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Legal Update

Employment (Amendment) Bill 2009 - Criminal Consequence for Non-Payment of Tribunal Awards

14 October 2009
Mayer Brown JSM Legal Update

Summary

The Employment (Amendment) Bill 2009 was introduced to the Legislative Council in June this year. It will, if passed, make it a criminal offence for an employer to ignore an award by the Labour Tribunal or the Minor Employment Claims Adjudication Board (MECAB).

Full Update

On 16 June 2009, the Employment (Amendment) Bill 2009 was introduced to the Legislative Council. It is designed to deal with unscrupulous employers who ignore awards by the Labour Tribunal or MECAB. Currently an award simply creates a debt due which needs to be enforced by the employee. However, with the new legislation, a failure to comply with such award will be a criminal offence.

Background

There has been increasing concern in the community over certain employers' failure to pay their employees even after the Labour Tribunal had made an award in favour of such employees. Currently, where a judgment debtor (the defaulting employer) refuses to settle such award in full or at all, the judgment creditor (the employee) may enforce the award by:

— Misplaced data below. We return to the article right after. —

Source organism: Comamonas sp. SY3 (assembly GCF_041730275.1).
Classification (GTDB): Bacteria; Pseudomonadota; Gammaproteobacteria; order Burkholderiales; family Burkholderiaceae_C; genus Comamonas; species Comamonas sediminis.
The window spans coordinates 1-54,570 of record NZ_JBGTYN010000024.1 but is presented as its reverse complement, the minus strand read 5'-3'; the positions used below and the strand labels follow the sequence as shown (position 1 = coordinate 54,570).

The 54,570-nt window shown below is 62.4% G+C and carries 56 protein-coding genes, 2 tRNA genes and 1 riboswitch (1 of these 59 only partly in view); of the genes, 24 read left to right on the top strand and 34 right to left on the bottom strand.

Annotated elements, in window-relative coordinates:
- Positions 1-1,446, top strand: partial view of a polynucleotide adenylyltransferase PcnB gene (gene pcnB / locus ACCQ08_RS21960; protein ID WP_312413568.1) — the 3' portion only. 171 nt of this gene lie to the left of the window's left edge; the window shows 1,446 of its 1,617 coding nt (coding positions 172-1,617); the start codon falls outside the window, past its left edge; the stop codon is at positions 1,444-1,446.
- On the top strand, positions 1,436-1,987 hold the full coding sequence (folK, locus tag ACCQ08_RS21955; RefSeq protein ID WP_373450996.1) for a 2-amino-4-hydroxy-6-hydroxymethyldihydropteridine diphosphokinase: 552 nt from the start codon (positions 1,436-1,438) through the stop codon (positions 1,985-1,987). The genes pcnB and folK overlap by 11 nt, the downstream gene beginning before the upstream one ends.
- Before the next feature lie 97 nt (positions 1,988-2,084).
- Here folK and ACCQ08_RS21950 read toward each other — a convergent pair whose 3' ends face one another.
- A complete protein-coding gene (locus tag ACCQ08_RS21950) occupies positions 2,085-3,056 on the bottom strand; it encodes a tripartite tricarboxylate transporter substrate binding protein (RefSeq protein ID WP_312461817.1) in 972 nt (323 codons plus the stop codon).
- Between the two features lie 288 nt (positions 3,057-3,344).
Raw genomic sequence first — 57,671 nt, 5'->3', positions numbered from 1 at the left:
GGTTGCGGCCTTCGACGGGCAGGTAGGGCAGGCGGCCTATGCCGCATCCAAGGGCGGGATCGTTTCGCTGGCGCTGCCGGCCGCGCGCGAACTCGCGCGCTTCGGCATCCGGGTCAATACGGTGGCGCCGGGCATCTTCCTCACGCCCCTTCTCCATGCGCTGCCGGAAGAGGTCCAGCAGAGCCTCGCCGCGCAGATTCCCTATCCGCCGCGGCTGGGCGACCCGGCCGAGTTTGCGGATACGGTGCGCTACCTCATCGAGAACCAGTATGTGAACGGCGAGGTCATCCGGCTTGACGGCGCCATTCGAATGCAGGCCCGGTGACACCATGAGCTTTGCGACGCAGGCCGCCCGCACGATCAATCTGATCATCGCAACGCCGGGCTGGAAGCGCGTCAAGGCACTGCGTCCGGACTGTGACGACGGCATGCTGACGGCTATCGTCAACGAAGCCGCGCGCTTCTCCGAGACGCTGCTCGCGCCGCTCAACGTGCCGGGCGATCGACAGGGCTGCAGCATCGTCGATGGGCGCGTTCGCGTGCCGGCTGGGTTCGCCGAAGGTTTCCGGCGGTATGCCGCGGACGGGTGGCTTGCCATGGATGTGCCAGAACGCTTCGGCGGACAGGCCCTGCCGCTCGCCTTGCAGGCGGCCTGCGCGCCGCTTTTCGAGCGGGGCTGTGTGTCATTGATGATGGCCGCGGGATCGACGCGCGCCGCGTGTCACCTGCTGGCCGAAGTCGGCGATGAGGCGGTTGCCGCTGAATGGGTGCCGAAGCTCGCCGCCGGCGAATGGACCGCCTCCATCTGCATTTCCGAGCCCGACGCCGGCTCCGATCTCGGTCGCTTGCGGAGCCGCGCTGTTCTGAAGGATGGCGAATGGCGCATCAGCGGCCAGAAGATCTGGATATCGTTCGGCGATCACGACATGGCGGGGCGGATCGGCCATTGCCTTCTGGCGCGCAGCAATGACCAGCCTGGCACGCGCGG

• a charging order against the property of the judgment debtor;
  • a garnishee order to satisfy the award by monies held by a third party (i.e. a bank); or
  • a writ of fiere facias to seize the goods and chattels on the premises of the judgment debtor.

Alternatively, an employee may file a winding-up or bankruptcy petition against the defaulting employer. Despite the wide range of options available, enforcement of awards remain an issue as it hinges greatly on the employees' knowledge of the availability and whereabouts of the assets and properties of the judgment debtor. In short, the current regime is too complex to enable employees to enforce favourable judgments and so many employers have simply ignored Labour Tribunal and MECAB judgments.

The amendment

The amendment aims to deter any non-payment of Labour Tribunal and MECAB awards by incorporating criminal elements in its penalty. Under the proposal,

  • an employer may be liable for a maximum penalty of $350,000 and three years' imprisonment if it wilfully and without reasonable excuse fails to pay the awarded sum within 14 days of its due date; and
  • if an offence committed by a corporate body is proved to have been committed with the consent or connivance of, or attributable to any neglect on the part of any director or responsible person, as a rebuttable presumption, the director or the responsible person commits the same offence.

In short, the amendment exposes employers who ignore Labour Tribunal and MECAB judgments (as well as directors and responsible persons) to greater risk.

Conclusion

Employers are advised to make payment of an award granted by the Labour Tribunal or MECAB within 14 days of its due date, or to request a stay of judgment as soon as possible (for example, if the employer is appealing).

The Bills Committee is set to meet shortly, so stay tuned for further developments!

For inquiries related to this Client Alert, please contact:

Duncan Abate ( )

Learn more about our Hong Kong office and Employment & Benefits practice.

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